BOISE, Idaho — A 53-year-old Mountain Home man was sentenced Monday to four years in prison and five years' supervised release for possession of child pornography and access with intent to view sexually explicit images of minors.
Michael John Ebenhoeh pleaded guilty in April following an investigation by the Idaho Internet Crimes Against Children (ICAC) Task Force, including U.S. Immigration and Customs Enforcement's (ICE) Homeland Security Investigations (HSI). Investigators determined that between November 2010 and July 2011, multiple digital files of child pornography involving very young children were downloaded and offered for sharing from Ebenhoeh's residence.
In September 2011, investigators executed a search warrant at the residence and several computers were seized. At the time of the search, Ebenhoeh's son, Joseph Ebenhoeh, 27, was arrested. On the day of the search, an investigator approached Michael and told him that a child pornography file had been found on his computer. At that time, he denied knowing how the child pornography files ended up on his computer.
Further investigation determined there were separate Internet accounts in the home associated with Michael and his son, and that the computer that belonged to Michael had not been used by his son. According to the plea agreement, investigators interviewed Michael again, who then admitted he had lied to the police. He admitted that four or five times a week he had used the computer to search online for child pornography. Investigators found sexually explicit images of children between the ages of 2 and 14 on Michael's computer. Several of the children depicted were identified as sex abuse victims from Missouri, Nevada, Maryland and Washington.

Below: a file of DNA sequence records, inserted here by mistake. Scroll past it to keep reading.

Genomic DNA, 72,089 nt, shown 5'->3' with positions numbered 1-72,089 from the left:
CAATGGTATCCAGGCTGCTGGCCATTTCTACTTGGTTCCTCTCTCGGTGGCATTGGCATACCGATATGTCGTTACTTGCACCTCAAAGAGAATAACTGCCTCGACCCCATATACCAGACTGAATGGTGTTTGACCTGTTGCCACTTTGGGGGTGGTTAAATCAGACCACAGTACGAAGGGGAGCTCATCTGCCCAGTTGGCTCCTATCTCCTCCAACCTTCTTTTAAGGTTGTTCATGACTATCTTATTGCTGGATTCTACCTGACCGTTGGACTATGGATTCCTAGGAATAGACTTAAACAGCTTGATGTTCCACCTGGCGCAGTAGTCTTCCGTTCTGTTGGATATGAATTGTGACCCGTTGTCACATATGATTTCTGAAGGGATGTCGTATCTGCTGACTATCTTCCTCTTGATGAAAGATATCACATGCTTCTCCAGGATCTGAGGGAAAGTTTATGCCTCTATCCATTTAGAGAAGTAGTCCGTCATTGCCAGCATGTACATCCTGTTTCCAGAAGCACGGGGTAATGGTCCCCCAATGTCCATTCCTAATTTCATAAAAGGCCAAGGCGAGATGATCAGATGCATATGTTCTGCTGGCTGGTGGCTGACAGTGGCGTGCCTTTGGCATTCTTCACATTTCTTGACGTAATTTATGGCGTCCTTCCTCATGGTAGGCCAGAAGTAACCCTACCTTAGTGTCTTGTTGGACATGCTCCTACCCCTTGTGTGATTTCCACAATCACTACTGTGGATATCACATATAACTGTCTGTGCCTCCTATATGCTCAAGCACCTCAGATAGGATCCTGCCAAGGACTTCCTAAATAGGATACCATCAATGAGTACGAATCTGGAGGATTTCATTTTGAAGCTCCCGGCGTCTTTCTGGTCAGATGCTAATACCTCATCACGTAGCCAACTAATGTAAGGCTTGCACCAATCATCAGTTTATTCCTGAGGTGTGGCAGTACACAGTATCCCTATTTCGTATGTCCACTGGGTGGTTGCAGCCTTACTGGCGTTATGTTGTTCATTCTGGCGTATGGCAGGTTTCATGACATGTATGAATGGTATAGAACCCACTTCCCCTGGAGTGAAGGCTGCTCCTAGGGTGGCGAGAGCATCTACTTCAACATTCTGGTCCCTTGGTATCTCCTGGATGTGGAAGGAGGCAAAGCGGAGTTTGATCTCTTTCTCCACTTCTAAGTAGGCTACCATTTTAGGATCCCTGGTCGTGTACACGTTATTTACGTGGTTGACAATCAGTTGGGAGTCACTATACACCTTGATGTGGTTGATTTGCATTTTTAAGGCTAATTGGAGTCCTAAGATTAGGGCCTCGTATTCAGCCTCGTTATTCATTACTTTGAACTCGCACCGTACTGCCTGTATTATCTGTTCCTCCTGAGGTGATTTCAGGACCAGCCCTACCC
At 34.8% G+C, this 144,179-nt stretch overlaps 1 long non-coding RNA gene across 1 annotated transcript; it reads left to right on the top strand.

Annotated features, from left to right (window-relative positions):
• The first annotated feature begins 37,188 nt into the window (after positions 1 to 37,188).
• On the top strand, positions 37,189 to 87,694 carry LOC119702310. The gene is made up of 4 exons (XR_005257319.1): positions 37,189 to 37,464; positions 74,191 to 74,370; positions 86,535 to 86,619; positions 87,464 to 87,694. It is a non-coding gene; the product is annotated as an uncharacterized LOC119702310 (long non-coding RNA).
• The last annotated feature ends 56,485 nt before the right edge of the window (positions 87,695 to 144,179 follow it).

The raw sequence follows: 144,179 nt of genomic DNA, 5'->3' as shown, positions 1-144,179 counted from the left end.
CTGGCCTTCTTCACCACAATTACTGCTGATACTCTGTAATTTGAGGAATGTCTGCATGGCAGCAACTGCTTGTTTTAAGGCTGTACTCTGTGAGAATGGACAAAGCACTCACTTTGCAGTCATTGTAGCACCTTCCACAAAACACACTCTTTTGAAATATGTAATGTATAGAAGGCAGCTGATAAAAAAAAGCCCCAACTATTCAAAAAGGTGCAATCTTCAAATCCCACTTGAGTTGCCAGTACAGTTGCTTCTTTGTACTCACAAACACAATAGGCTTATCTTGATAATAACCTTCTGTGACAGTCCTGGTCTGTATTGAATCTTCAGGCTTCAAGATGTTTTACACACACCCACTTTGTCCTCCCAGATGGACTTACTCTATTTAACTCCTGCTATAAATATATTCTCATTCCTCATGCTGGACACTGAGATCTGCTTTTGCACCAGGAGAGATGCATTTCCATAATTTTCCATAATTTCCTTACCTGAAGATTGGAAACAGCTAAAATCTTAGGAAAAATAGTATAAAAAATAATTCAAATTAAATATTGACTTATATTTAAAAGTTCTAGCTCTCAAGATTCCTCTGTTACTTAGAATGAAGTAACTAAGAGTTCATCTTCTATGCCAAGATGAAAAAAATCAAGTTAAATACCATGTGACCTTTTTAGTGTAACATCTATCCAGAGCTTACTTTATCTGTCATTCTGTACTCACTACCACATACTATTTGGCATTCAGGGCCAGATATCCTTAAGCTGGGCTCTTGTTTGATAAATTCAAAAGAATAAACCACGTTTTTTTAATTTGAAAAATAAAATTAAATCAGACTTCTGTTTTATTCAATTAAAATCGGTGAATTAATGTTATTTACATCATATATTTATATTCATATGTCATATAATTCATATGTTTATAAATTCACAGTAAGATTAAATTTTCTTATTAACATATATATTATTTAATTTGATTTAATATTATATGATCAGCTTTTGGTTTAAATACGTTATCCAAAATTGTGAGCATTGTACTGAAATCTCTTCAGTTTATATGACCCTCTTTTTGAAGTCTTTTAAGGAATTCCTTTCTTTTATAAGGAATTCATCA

Michael's son subsequently pleaded guilty to possessing sexually explicit images of minors. He was sentenced in July 2012 to 210 months in prison followed by 25 years of supervised release.
The case was investigated by Boise Police Department detectives, who are members of the Idaho ICAC, with assistance from HSI and the Mountain Home Police Department. The case was prosecuted by the U.S. Attorney's Office for the Idaho District.
This investigation was part of Operation Predator, a nationwide HSI initiative to protect children from sexual predators, including those who travel overseas for sex with minors, Internet child pornographers, criminal alien sex offenders and child sex traffickers. HSI encourages the public to report suspected child predators and any suspicious activity through its toll-free hotline at 1-866-347-2423 or by completing its online tip form. Both are staffed around the clock by investigators.
Suspected child sexual exploitation or missing children may be reported to the National Center for Missing & Exploited Children, an Operation Predator partner, via its toll-free 24-hour hotline, 1-800-843-5678.
HSI is a founding member and current chair of the Virtual Global Taskforce, an international alliance of law enforcement agencies and private industry sector partners working together to prevent and deter online child sexual abuse.